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Summary

Summary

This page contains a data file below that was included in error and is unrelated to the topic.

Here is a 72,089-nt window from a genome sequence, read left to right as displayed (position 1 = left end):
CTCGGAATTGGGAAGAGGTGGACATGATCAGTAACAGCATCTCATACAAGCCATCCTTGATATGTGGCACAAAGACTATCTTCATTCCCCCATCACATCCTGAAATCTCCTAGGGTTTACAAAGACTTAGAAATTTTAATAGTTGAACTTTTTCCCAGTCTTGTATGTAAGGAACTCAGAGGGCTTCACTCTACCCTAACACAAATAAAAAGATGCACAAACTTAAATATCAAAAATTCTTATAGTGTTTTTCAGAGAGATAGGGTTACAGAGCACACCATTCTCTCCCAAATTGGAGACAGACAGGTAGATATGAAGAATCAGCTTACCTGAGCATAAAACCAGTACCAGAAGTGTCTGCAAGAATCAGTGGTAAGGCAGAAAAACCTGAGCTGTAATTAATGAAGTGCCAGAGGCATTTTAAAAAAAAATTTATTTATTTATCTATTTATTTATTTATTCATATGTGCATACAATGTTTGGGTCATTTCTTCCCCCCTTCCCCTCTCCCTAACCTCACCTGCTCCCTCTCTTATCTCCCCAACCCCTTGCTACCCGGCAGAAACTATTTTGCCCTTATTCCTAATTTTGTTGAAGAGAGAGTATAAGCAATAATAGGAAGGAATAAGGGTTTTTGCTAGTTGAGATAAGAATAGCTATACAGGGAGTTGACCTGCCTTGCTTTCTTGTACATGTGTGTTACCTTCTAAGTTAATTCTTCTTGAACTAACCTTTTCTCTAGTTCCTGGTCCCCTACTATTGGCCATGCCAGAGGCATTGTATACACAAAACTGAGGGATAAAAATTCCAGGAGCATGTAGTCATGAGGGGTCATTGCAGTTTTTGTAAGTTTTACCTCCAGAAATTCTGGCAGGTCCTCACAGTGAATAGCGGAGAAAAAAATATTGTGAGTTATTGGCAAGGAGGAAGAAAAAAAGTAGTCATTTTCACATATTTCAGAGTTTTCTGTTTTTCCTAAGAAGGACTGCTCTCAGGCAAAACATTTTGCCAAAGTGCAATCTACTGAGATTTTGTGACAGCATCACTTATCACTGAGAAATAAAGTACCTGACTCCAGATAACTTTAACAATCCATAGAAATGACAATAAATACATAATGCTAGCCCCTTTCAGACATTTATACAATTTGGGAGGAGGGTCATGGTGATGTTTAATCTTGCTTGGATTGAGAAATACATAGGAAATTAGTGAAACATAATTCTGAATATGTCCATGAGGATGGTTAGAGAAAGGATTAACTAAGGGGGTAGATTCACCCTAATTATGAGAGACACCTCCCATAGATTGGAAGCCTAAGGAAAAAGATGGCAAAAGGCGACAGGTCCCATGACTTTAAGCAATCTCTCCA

FACTUAL INFORMATION History of the flight The pilot was undergoing a flight test for the initial issue of a multi-engine command instrument rating under the supervision of an Air Test Officer (ATO). The ATO was the owner, chief pilot, and chief flying instructor of the flying training school with which the private pilot was undertaking his training. He had been working long hours and had not taken a holiday for at least a year. The flight was from Archerfield to Kilcoy, Maroochydore, Brisbane, then return to Archerfield. Although a flight plan had been submitted, no contact with the controllers at Maroochydore had been made in order to arrange for the instrument approach training. Some aerial work was conducted in the Kilcoy area prior to tracking to Maroochydore. At some point around, or shortly after leaving, Kilcoy the ATO fell asleep. When the aircraft was about 22 NM from Maroochydore the pilot under test made a position report and requested an airways clearance. He was instructed to track overhead Maroochydore at 4,000 ft and make a sector entry. Since the normal commencement altitude for an approach at Maroochydore was 3,000 ft, the controller was expecting the pilot to report overhead when ready to descend to 3,000 ft in preparation for an instrument approach. The controller saw the aircraft east of the control tower after it had passed overhead. He anticipated that the pilot would soon request descent for the approach and had cleared other aircraft in such a way as to keep the airspace free for the approach. He did not speak to the pilot as he was aware that aircraft on instrument training can sometimes conduct operations in the holding pattern for some time before requesting an approach. After arriving over Maroochydore the pilot under test conducted the planned instrument approach. When the aircraft was about half way through the approach and turning inbound towards the aerodrome the ATO woke up. As the aircraft was then at the point in the approach at which he intended simulating an engine failure for the pilot under test, the ATO did this without comment. The next transmission from the aircraft occurred on final approach for runway 18 when the pilot requested a landing clearance. The controller questioned how the aircraft had progressed to that point but issued a landing clearance and a clearance to continue the planned flight. The ATO deduced that the aircraft had descended without a clearance. A few minutes prior to the pilot's request to land an aircraft had departed from runway 12 at Maroochydore and had turned left to track to the north west to the training area. Since the controller was not aware of the presence of the aircraft so close to the circuit area, no separation standard had been applied to the departing aircraft. By coincidence, it is likely that the aircraft did not conflict. Personnel information The ATO held a commercial pilot licence with a current medical certificate. He claimed a total flying experience of 8,300 hours, and he had flown 20 hours during the month of the incident. He had been working at least six days a week for more than a year. Although he considered that his flight crew duty times did not contravene the current regulations, this calculation did not involve the additional time spent in managing the flying school. The ATO said that for about four weeks prior to the incident he had been suffering from influenza, but had not seen a doctor or taken himself off flying duties. He considered that his presence at work, and his flight test duties, were necessary in order to maintain the success of the business. He indicated that he had fallen asleep briefly on previous flights. Following the subject incident he had attended a doctor who informed him that he was suffering from bronchitis. An accurate assessment of the pilot's activities and food intake in the days leading to the incident could not be made as the pilot could not remember his activities nor his meal intake. He had commenced work at 0800 on the day of the incident and other days had been unremarkable as far as his normal routine was concerned. ANALYSIS At the time of this incident the pilot under test was expected to be able to conduct the flight as a single pilot operation. His failure to obtain a clearance for the approach is considered a factor. The ATO did not notice the failure to obtain a descent / approach clearance because he was asleep. He was suffering from fatigue and an illness. This is considered a factor. The controller had observed the aircraft overhead at an appropriate time and therefore had no need to request position information from the pilot. He was anticipating a request for descent from the pilot and did not intend prompting the pilot unless the request was well overdue. The ATO considered that he complied with the existing flight crew duty limitations if only his flying activities were considered. He considered that he was not within those limitations if his business work was considered. While flying can be a cause of an increase in fatigue, a person's fatigue state is determined by the total consideration of a person's waking / sleeping cycles and total activity. In this case, if the person's total lifestyle had been considered, he would not have been flying. SIGNIFICANT FACTORS 1. The pilot in command fell asleep due to fatigue and illness. 2. The pilot under test conducted a descent and approach without a clearance. SAFETY ACTION The interpretation and application of flight and duty times has been raised as a safety concern in previous investigations and safety studies. More recently, the Bureau conducted a study of the safety of Australian regional airlines. The need for an understanding of, and pragmatic approach to, fatigue management principles was highlighted in that study. Safety action relating to this issue is currently being drafted.